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Over 1,000 seabirds die needlessly: act now


Over 1,000 seabirds die needlessly: act now.

Fourteen of the 24 species of albatross breed in New Zealand and nine of these breed here exclusively. No other country is home to so many albatross species. In New Zealand over 1,000 seabirds die needlessly every year. Time is running out. WWF New Zealand is calling on people to join the campaign to protect albatrosses from their biggest threats, long line and trawl fishing in the Southern Hemisphere.

The government is asking for comment on its proposed National Plan of Action to reduce accidental seabird capture in New Zealand. The plan proposes that fisheries set capture limits for albatrosses and petrels. It is then up to the individual fishery to reduce seabird deaths by putting voluntarily measures in place.

"WWF supports a mix of voluntary and mandatory measures but at present the plan doesn't set out any detail on standards of performance which are important with voluntary measures. We need to be convinced that the voluntary measures will be of a high standard to effectively reduce the number of seabird deaths in New Zealand fisheries. The plan needs to be clear about when and how a move from voluntary to mandatory measures is to happen if seabird deaths are not reduced," says Jo Breese, WWF Chief Executive.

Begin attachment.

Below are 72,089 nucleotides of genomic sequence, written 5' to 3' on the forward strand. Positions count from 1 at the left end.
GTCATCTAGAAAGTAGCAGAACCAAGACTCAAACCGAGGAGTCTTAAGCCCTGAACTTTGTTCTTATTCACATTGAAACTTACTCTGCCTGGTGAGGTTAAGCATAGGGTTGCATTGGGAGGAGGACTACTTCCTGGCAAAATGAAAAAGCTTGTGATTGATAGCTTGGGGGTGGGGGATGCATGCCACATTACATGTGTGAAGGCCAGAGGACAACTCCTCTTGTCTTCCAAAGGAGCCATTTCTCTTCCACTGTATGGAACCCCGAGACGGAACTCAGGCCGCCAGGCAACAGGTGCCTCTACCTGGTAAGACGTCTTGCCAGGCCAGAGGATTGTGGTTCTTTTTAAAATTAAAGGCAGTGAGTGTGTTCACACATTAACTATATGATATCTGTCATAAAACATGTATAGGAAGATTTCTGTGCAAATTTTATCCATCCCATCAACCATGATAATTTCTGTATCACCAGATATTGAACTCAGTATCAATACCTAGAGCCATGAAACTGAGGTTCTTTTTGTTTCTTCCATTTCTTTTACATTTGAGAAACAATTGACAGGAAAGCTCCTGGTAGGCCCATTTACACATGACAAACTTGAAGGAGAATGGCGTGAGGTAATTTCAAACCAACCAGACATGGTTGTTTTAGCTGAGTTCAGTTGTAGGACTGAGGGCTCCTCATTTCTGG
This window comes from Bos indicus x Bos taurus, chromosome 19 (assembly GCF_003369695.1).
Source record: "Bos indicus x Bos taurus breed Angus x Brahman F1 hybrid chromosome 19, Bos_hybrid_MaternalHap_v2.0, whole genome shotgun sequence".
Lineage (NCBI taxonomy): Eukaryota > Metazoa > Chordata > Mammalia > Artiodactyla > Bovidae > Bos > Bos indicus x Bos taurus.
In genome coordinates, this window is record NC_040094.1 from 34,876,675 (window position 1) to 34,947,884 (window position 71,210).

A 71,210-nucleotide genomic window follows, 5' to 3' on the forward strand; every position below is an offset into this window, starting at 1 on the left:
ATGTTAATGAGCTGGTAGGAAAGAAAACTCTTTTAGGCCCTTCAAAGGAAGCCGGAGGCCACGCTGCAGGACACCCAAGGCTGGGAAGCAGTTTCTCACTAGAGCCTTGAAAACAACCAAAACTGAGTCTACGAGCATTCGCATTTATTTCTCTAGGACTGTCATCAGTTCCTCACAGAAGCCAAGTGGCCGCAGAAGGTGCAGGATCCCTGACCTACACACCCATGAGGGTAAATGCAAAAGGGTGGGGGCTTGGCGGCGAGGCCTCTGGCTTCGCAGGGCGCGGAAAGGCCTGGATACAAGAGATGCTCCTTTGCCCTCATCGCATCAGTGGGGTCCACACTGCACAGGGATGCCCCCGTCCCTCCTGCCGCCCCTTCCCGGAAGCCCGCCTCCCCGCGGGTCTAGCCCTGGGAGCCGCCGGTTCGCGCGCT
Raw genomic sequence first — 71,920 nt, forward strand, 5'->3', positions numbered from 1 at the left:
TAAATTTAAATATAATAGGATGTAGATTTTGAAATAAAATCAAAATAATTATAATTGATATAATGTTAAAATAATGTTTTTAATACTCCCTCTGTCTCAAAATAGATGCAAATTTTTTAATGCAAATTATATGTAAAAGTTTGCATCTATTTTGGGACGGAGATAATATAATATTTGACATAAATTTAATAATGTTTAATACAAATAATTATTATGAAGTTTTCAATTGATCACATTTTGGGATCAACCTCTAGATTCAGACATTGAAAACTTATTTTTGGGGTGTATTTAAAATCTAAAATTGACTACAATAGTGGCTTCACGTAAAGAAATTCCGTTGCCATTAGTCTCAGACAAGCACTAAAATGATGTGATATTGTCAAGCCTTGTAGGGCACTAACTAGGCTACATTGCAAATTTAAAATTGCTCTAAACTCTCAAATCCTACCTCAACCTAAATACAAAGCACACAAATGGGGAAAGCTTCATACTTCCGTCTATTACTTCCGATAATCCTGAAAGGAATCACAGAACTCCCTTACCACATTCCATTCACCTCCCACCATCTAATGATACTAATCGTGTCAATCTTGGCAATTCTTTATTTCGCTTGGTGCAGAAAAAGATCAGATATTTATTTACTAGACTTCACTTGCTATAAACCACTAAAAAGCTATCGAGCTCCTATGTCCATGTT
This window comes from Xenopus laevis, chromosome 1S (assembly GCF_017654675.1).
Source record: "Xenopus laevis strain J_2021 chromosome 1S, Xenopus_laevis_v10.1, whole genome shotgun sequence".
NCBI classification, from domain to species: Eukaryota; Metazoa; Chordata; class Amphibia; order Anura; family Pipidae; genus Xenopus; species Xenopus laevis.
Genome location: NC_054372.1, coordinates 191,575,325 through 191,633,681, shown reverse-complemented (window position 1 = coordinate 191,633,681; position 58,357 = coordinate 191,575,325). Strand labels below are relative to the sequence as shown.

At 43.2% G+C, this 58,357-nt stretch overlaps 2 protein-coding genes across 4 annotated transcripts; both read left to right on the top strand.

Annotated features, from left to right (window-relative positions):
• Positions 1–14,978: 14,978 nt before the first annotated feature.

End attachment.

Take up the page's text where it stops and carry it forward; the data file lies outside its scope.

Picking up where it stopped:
"While WWF welcomes the National Plan of Action initiative and supports in principle the measures proposed, our support is conditional on the development of a detailed framework which specifies the standards and processes," says Jo Breese. "We call on the New Zealand government to develop these aspects of the plan as soon as possible, and certainly before implementation."

"Ultimately, we need to be certain seabird deaths will be reduced," says Jo Breese.

There is still time to comment on the National Plan of Action. Copies can be downloaded from www.doc.govt.nz or to view our submission visit www.wwf.org.nz. Submissions close 30 September 2003.

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